Seawater overtopping roadways or flooding homes and businesses in low-lying communities can threaten public health and safety of Pacific Islanders. A team of physical oceanographers working with the Pacific Islands Ocean Observing System (PacIOOS) has developed new tools to forecast potential inundation events so that affected communities can better prepare and respond to such threats days in advance. The forecast models are called the PacIOOS Six-Day High Sea Level Forecasts, and the most recent developments include Apra Harbor in Guam and Malakal in Palau.
“Along with a more accurate analysis of the tides, the PacIOOS Six-Day High Sea Level Forecast tool utilizes analyses of several kinds of non-tidal sea level variability that can add to the height of the tide to produce unexpected flooding in coastal areas in the absence of storms or tsunamis,” explains Dr. Martin Guiles, PacIOOS Senior Physical Oceanographic Research Specialist and project lead. “The predictions include the influences of currents and eddies that evolve over days, as well as shorter period motions not included in tide-only forecasts.” Guiles reiterates that the forecasts do not include predictions of tsunamis or storm surge flooding. In case of those events, the public is advised to seek advice from the National Weather Service.
Guiles and Dr. Doug Luther, PacIOOS co-investigator and Professor of Oceanography at the University of Hawaiʻi at Mānoa, developed these forecasts in response to requests from ocean stakeholders in the PacIOOS region. Fishermen, divers, surfers, boaters, businesses, government agencies, and emergency responders all benefit from the increased prediction accuracy of sea level in areas where there may be an inundation and flooding threat. More informed citizens and agencies lead to better decisions and preparation.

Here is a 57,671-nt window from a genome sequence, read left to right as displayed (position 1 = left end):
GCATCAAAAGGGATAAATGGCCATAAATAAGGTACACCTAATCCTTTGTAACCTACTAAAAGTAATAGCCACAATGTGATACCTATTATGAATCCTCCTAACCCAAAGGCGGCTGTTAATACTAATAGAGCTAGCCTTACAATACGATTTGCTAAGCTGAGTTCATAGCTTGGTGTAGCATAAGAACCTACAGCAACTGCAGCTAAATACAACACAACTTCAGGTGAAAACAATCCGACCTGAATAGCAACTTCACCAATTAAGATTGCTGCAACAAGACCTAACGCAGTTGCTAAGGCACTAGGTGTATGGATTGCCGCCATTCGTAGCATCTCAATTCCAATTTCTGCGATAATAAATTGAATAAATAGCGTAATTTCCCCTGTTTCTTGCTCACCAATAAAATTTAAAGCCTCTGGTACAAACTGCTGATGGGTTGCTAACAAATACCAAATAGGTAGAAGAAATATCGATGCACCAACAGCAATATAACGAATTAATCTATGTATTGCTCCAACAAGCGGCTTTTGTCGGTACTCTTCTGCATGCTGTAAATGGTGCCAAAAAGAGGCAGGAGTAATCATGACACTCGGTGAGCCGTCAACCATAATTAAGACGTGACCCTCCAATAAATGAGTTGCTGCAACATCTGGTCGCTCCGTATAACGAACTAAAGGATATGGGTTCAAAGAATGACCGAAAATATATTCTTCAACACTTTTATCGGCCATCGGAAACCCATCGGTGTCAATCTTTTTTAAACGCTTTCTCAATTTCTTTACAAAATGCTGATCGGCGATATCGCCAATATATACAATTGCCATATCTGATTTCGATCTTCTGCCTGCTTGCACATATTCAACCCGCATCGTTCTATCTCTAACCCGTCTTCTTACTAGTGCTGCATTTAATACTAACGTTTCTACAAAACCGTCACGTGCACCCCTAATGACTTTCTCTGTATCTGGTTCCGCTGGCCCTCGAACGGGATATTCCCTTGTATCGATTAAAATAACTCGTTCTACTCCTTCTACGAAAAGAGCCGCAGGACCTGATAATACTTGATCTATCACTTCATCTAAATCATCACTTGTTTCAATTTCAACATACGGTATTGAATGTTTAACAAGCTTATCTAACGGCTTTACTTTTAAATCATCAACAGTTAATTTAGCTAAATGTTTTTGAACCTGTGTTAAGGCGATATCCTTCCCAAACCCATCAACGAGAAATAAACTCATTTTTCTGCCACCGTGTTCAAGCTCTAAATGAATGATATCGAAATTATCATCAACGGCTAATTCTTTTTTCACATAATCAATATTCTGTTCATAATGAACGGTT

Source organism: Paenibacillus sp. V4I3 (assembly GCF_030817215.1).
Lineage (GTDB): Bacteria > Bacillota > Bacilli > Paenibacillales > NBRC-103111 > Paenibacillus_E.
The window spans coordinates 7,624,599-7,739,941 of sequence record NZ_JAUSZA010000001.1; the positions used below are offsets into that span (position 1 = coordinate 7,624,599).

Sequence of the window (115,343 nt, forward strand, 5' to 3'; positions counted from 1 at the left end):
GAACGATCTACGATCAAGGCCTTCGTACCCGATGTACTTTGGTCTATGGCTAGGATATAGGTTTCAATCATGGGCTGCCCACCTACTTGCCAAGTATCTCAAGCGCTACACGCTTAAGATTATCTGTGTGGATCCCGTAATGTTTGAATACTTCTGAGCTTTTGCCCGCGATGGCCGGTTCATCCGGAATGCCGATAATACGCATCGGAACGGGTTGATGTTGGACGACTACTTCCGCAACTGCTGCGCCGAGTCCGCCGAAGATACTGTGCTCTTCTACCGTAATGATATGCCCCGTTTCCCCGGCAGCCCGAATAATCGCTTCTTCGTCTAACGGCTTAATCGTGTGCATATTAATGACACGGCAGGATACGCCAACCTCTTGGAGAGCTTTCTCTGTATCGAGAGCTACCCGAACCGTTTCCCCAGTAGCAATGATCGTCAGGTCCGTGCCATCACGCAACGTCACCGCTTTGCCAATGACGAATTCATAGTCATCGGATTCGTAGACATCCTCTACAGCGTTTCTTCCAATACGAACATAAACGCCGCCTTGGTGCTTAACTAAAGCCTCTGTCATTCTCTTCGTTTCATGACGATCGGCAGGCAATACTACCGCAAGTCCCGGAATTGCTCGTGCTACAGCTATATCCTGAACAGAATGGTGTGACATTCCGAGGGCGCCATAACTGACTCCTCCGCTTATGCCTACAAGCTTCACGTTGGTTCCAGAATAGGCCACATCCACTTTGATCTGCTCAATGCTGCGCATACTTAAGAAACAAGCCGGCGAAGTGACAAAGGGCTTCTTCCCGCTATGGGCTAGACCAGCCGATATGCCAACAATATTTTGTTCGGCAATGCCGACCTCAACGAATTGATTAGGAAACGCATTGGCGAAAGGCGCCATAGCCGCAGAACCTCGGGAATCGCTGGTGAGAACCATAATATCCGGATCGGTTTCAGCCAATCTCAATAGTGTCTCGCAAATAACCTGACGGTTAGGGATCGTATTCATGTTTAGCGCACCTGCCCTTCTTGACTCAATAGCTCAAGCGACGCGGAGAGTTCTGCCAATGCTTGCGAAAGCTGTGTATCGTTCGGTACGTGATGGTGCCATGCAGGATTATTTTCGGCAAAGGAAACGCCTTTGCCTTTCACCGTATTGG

To access the PacIOOS High Sea Level Forecasts, check out the PacIOOS website at www.pacioos.org.
The following link goes directly to the forecast for Apra Harbor in Guam:
The link for the Malakal, Palau forecast is:
The Pacific Islands Ocean Observing System (PacIOOS) believes that sustained ocean observing can help save lives and resources of ocean users and decision-makers. PacIOOS relies on partnerships of data providers and users to enhance ocean observations and provide ocean data and information products designed to address the environmental, economic, and public safety needs of stakeholders who call the Pacific Islands home. Based within the School for Ocean and Earth Sciences and Technology at the University of Hawai‘i at Mānoa, PacIOOS is the Pacific Islands regional component of the U.S. Integrated Ocean Observing System (IOOS®).